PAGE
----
Theatre time



Winter is always the time I want to see most plays, and to me this picture just couldn’t be from any other time of year, despite the low backs of the dresses. Theatre is also definitely for seeing with friends and discussing at the interval, unlike other art forms.

I find the way these two women are shown intriguing too – there’s no suggestion that they’re pining for lost husbands in the trenches, or waiting to be viewed (unlike in Renoir’s theatre paintings), or otherwise doing anything besides expecting a good time.

At the theatre, by Prudence Heward, 1928. Image and more discussion here.




Much to my surprise I really enjoyed the David Hockney portraits at the RA this summer. The uniform size and format, and the hot colours, gave a pleasing cohesiveness to the collection – a sense of being welcomed into a club. Perfect intensity of colour and effort for a late summer heatwave or early autumn evening.

image from the BBC.

The Morgan Library


Possibly my favourite place in New York, as I wasn’t sure whether to go there on the last day, but found myself glad that I had. The walk up to midtown to get there was interesting, and the reward was possibly the most opulent building I’ve seen



and an array of exhibitions covering 1960s Paris, the Brontes, Martin Luther’s 95 Theses  and the devotional art of Memling.



All photos October 2016.


One of the things I found strangest in the States was that museums were expensive to get into, but the price would include automatic entry to all shows and the ability to take as many photos as you like. In contrast, British institutions are free, but a single exhibition might cost £15 and you can spend £10 on postcards of things you don’t really want.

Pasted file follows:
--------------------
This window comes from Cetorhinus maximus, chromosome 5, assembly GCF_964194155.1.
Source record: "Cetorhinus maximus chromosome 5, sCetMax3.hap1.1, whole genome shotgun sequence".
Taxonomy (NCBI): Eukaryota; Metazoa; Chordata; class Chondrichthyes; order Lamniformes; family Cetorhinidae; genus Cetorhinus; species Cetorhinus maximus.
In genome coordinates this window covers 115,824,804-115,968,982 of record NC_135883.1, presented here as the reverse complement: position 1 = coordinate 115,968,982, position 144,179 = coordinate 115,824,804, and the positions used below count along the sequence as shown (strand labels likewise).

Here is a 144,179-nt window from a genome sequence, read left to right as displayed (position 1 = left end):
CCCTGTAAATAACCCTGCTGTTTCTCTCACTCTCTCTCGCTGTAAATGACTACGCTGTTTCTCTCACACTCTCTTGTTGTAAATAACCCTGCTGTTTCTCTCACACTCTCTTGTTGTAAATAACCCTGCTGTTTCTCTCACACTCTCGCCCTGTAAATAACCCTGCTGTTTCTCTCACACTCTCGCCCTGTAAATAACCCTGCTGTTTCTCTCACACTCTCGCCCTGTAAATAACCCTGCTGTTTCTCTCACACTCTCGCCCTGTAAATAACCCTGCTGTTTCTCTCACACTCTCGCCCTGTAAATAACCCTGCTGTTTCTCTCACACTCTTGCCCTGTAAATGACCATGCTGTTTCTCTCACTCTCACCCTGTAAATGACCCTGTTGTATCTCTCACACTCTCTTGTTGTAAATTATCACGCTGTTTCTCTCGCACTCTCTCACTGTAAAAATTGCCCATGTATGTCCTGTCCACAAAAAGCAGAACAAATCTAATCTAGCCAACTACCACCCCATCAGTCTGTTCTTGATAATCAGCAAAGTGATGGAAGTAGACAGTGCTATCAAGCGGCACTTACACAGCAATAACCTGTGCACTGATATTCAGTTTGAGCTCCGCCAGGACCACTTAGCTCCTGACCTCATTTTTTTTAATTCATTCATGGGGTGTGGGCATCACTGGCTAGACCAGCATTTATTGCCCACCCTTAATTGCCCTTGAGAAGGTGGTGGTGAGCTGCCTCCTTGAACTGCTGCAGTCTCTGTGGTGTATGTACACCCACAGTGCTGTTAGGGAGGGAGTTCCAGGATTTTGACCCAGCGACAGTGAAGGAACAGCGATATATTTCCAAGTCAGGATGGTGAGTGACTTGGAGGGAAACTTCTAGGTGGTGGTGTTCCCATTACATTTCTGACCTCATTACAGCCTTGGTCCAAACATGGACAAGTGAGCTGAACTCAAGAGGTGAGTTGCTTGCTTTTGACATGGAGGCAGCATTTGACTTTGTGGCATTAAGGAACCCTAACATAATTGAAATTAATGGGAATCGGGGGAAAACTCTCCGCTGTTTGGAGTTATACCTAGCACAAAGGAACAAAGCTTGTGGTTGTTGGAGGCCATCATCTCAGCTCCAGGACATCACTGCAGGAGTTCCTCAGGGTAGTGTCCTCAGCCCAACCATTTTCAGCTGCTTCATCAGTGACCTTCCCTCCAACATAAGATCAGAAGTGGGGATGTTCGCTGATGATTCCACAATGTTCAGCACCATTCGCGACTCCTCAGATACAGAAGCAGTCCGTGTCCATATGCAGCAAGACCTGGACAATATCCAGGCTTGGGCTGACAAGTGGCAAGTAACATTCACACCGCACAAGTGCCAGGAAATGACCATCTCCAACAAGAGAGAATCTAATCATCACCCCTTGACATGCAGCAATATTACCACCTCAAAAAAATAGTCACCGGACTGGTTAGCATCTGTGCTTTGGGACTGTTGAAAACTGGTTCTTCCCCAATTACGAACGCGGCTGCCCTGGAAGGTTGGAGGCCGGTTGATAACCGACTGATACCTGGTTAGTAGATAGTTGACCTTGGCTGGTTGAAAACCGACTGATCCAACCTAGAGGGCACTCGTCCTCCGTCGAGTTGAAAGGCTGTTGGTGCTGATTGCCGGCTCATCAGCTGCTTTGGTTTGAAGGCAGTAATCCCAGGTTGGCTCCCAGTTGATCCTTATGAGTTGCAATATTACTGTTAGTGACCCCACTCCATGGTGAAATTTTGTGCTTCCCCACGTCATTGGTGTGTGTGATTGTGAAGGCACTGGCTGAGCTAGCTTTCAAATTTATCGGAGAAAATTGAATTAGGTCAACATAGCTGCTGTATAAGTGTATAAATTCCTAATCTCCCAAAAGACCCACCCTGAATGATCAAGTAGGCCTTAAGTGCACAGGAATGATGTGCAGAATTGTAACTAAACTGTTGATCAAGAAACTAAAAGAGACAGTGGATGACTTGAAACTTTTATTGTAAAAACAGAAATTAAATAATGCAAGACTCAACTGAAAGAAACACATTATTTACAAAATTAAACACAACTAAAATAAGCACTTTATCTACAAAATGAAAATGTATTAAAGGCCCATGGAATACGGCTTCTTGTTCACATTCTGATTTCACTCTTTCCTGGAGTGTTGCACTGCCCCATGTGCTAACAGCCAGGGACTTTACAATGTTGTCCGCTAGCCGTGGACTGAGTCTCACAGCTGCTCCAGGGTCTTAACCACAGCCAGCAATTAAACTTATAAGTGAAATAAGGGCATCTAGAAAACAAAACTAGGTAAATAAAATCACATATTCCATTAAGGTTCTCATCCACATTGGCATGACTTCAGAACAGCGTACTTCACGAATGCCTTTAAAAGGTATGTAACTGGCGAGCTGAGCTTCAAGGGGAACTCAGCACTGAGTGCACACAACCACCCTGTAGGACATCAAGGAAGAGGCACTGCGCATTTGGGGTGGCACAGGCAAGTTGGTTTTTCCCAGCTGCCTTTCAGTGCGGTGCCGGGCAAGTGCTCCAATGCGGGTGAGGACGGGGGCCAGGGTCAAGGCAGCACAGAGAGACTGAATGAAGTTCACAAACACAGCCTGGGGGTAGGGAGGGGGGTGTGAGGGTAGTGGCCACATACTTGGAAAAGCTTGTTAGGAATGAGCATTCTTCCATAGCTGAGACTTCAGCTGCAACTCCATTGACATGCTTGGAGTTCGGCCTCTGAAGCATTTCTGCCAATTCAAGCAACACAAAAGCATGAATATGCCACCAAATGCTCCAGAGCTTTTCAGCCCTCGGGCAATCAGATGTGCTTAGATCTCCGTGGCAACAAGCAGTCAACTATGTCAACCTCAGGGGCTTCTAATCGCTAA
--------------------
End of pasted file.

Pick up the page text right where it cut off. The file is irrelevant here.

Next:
Currently on at The Met is an exhibition on the material culture of Jerusalem from 1000 – 1400, which thanks to the suggested entry fee policy I got to enjoy for $1. Each area in the exhibition is grouped thematically rather than chronologically, and whilst I wouldn’t say it aims to give a detailed history of the Crusades, it does really conjure up what the life of the elite must have looked and felt like during this period through the choice of stunning objects on display.



The red gleam…

On a pouring wet Sunday night in December last year a special meeting was held at the House of the Sacred Flame in Knocklatchers Row…Nigel Bathgate, looking disconsolately out of his window in Chester Terrace, noticed its sign for the first time. It was a small hanging sign made of red glass and shaped to represent a flame rising from a cup. Its facets caught the light as a gust of wind blew the sign back. Nigel saw the red gleam…

An atmospheric opening to Ngaio Marsh’s “Death in Ecstasy”. Such clever writing; as well as setting a strong sense of atmosphere, all the psychological clues are already there. Marsh is so good at mood, whether it’s a tense evening party, a shabby artists’ colony or wet, dark night.

The Gloaming

I couldn’t really find a video on YouTube that captured the tie-tapping nature of The Gloaming’s recent Southbank gig, and I don’t have the skills (skillz?) to link to iTunes/Spotify, so this will have to do. After a dreamy start, the rest of this set comes close to it.